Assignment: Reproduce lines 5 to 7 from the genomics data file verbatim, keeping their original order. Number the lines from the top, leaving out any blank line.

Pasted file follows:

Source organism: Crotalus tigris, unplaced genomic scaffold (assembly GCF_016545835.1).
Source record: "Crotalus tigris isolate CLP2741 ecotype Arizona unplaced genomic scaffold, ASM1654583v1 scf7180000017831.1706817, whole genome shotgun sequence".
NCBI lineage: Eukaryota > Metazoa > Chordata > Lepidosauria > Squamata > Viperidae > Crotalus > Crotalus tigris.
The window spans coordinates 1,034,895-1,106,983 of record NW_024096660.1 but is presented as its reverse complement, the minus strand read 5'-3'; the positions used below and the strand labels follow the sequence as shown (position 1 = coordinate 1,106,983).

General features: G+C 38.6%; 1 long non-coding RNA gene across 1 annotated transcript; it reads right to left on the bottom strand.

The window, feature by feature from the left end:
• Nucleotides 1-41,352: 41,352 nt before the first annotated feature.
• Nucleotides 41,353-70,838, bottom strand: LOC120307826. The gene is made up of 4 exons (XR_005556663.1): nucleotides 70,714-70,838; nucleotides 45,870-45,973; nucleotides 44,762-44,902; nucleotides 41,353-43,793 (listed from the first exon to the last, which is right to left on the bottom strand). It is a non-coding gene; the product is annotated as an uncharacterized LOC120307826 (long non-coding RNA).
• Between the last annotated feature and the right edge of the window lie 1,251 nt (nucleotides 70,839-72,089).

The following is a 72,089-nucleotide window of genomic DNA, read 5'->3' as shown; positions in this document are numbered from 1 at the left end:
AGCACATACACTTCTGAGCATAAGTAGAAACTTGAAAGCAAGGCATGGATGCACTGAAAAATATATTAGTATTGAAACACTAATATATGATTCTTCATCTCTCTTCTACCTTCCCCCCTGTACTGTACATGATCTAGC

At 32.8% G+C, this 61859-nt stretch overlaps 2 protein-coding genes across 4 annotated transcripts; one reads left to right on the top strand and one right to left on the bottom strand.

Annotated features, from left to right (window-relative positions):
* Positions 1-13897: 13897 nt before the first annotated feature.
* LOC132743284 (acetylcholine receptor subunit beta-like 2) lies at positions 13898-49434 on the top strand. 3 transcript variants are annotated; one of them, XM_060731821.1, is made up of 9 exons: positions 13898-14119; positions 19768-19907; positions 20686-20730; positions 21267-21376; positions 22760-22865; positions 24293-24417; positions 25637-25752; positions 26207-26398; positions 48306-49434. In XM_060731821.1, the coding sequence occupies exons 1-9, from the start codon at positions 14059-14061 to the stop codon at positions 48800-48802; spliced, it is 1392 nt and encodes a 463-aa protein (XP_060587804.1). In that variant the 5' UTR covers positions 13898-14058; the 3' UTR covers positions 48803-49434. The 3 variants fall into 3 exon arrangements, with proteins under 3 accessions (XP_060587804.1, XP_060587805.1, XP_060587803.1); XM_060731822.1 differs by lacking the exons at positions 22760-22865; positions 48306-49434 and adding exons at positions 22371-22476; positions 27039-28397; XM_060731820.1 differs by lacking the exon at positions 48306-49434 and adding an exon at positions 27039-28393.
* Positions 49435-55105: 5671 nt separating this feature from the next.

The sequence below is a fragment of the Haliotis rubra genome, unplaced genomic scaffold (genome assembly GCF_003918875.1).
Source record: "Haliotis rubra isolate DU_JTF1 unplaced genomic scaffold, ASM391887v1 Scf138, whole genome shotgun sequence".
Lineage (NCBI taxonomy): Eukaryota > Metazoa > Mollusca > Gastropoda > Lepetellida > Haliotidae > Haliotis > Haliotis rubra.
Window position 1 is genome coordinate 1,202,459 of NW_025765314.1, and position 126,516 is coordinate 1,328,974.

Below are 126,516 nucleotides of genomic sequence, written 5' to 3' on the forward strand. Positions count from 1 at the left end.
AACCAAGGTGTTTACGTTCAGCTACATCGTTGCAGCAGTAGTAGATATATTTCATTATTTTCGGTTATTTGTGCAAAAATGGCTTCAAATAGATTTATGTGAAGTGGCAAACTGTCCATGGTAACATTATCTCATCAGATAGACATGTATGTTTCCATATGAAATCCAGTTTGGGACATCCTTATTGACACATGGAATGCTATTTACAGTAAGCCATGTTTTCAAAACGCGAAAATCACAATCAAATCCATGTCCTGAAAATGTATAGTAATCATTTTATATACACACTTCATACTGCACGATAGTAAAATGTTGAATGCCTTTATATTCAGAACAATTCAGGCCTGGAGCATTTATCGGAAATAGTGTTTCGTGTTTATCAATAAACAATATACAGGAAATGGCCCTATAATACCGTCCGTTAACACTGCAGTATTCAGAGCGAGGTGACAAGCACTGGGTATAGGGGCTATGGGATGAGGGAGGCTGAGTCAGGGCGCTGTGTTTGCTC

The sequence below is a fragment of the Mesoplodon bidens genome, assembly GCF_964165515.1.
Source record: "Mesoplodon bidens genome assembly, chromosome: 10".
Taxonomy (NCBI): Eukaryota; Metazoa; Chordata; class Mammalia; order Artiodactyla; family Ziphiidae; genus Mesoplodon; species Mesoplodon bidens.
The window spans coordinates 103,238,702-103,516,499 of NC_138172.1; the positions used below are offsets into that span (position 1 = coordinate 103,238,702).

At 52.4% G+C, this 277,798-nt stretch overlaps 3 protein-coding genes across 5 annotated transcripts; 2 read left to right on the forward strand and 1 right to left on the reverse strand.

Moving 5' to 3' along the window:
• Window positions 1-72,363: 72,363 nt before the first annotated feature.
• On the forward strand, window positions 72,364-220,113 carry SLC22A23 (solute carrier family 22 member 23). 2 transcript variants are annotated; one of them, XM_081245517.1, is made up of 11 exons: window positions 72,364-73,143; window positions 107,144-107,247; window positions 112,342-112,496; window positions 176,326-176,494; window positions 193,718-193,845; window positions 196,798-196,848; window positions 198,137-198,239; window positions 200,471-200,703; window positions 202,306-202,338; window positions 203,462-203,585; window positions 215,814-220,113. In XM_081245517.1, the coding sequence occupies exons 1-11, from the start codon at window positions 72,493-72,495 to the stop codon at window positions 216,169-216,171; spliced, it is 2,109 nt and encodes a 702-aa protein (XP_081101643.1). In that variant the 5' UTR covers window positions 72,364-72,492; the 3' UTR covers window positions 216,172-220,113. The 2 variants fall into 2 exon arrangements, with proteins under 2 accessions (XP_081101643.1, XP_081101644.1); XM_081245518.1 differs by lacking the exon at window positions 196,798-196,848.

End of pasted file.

General features: G+C 38.6%; 1 long non-coding RNA gene across 1 annotated transcript; it reads right to left on the bottom strand.

The window, feature by feature from the left end:
• Nucleotides 1-41,352: 41,352 nt before the first annotated feature.